Dreaming In Italian

Trip to Torino (Turin)

Thursday, October 5th, 2017

I had been to Turin a couple of times in the past. The last time was 3 or 4 years ago when I went to visit my friend Massimiliano. So I thought that it was a good time to get together again. So I took a high speed train (.Italo) from Bologna – which takes only 2 hours traveling at speeds up to 180 mph.

I had rented a cheapo AirBnB not too far where Max lives but far from the center. While the price was right it turned out to not be such a great choice since it took generally at least 30 minute by bus to arrive at the historic center which is much more interesting than where I was staying. After arriving on Friday evening I took the subway to the stop at the end of the line and as I was exiting the subway there was a sign. It said that the next day, Saturday, there would be a sciopero (strike) by transit workers. The way this usually works in Italy is that the strike is only for part of the day (thank goodness). So the strike started at 9:00 AM and lasted for 3 hours, then the bus/tram/subway service was to resume at 12:00 for 3 hours and then shut down again. What a pain!

So the next morning I got up early enough to take a bus to the center and I went to the Museum of Cinema in, of course, the historic center. It is housed in what seems a strange building called “Il Mole” which is a major symbol of the city.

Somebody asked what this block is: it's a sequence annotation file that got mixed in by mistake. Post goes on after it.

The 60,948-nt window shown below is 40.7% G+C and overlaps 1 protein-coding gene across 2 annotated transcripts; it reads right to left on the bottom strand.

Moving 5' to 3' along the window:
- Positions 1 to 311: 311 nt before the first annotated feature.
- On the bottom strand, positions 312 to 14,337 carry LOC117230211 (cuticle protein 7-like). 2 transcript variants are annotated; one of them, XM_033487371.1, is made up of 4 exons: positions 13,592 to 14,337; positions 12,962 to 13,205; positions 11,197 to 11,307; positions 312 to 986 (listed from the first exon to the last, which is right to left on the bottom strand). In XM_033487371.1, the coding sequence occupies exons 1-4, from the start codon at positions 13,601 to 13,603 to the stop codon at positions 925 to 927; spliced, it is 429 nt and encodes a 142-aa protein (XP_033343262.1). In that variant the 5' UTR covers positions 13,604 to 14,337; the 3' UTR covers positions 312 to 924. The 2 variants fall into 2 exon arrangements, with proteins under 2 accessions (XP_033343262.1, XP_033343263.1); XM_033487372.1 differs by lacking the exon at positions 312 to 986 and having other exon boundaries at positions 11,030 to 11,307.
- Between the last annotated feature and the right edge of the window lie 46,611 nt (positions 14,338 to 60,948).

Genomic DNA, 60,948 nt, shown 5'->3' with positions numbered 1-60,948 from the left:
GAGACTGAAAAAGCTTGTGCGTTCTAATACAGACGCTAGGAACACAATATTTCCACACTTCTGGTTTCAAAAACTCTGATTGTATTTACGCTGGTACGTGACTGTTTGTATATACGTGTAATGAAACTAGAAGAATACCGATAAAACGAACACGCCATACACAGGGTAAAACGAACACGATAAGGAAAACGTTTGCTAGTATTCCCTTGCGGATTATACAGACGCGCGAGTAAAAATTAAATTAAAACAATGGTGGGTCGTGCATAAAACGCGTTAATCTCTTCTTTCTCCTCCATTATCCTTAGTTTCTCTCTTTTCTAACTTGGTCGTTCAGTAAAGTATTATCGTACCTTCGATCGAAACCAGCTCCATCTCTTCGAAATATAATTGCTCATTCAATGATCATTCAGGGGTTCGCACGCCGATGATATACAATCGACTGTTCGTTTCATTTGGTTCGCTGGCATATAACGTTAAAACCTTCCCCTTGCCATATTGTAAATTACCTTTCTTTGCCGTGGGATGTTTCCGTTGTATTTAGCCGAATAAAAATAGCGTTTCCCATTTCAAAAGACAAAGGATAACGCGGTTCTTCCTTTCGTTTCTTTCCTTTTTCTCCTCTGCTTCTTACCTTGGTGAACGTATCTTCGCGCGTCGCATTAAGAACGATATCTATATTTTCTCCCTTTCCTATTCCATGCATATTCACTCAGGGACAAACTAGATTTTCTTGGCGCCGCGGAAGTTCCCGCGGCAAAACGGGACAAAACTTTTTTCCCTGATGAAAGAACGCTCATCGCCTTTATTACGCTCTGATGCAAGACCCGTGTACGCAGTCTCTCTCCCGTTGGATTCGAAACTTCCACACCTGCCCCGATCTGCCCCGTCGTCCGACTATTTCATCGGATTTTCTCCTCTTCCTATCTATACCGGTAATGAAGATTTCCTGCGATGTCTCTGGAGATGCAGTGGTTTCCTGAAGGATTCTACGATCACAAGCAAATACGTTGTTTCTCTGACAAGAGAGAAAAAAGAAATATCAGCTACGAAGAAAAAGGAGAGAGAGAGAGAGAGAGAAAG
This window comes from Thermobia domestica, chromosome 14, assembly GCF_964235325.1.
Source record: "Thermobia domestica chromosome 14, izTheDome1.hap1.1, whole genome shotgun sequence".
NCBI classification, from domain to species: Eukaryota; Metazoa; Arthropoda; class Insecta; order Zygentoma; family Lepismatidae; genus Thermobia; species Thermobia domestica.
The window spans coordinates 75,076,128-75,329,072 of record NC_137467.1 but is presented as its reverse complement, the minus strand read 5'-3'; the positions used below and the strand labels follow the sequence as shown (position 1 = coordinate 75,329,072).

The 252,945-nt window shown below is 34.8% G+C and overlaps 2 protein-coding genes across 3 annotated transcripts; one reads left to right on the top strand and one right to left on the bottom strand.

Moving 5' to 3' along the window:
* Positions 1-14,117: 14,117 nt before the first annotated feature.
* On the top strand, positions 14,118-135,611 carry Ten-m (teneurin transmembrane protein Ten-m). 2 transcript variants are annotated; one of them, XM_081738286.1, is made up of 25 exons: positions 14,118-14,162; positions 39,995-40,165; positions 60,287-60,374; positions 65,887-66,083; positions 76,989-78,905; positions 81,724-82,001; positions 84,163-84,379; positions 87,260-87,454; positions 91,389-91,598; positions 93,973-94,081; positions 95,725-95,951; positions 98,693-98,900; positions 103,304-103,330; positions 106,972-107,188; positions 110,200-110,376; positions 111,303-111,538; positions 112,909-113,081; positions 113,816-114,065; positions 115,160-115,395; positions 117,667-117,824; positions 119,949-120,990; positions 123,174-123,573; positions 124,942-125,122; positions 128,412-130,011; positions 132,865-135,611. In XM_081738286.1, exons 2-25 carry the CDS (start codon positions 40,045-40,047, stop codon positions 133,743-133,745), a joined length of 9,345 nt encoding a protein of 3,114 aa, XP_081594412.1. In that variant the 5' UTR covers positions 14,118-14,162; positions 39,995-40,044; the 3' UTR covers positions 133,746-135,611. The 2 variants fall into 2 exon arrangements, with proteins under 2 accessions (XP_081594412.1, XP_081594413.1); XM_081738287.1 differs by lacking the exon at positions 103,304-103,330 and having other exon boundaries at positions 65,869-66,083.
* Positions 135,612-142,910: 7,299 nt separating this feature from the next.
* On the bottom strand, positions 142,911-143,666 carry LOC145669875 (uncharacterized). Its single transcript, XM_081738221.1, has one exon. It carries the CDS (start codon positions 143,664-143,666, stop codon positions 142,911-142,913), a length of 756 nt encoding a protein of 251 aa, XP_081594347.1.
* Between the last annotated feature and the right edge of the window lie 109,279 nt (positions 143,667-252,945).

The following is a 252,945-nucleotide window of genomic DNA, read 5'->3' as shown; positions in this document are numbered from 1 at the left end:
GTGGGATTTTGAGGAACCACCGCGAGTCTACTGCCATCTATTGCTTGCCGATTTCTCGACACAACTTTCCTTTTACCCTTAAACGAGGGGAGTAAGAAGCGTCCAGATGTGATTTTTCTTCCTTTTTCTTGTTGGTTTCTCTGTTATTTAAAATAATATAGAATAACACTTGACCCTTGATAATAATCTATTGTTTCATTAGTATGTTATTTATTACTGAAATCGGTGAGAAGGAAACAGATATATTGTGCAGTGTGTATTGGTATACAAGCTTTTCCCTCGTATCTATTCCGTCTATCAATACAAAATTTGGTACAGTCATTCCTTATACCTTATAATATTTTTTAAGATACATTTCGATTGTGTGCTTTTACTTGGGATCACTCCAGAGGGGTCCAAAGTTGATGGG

Il Mole

Usually I can only tolerate an hour or may a bit more in a museum before everything seems to look the same but this time I was in the museum for an amazing 4 hours. It started with very primitive attempts to provide images (other than paintings) and progressed to projectors, mechanical means of showing motion and finally to film itself. Included were a lot of film clips from various movies and also those showing the process of making the movies – think of lights, some sort of crane that moves the camera along with cameraman, sound stage construction, etc. There are script writers, costumers, composers and musicians – the list goes on. I really had never quite realized how complicated the movie making business is.

Early projectors

Series of images to form a VERY brief moving image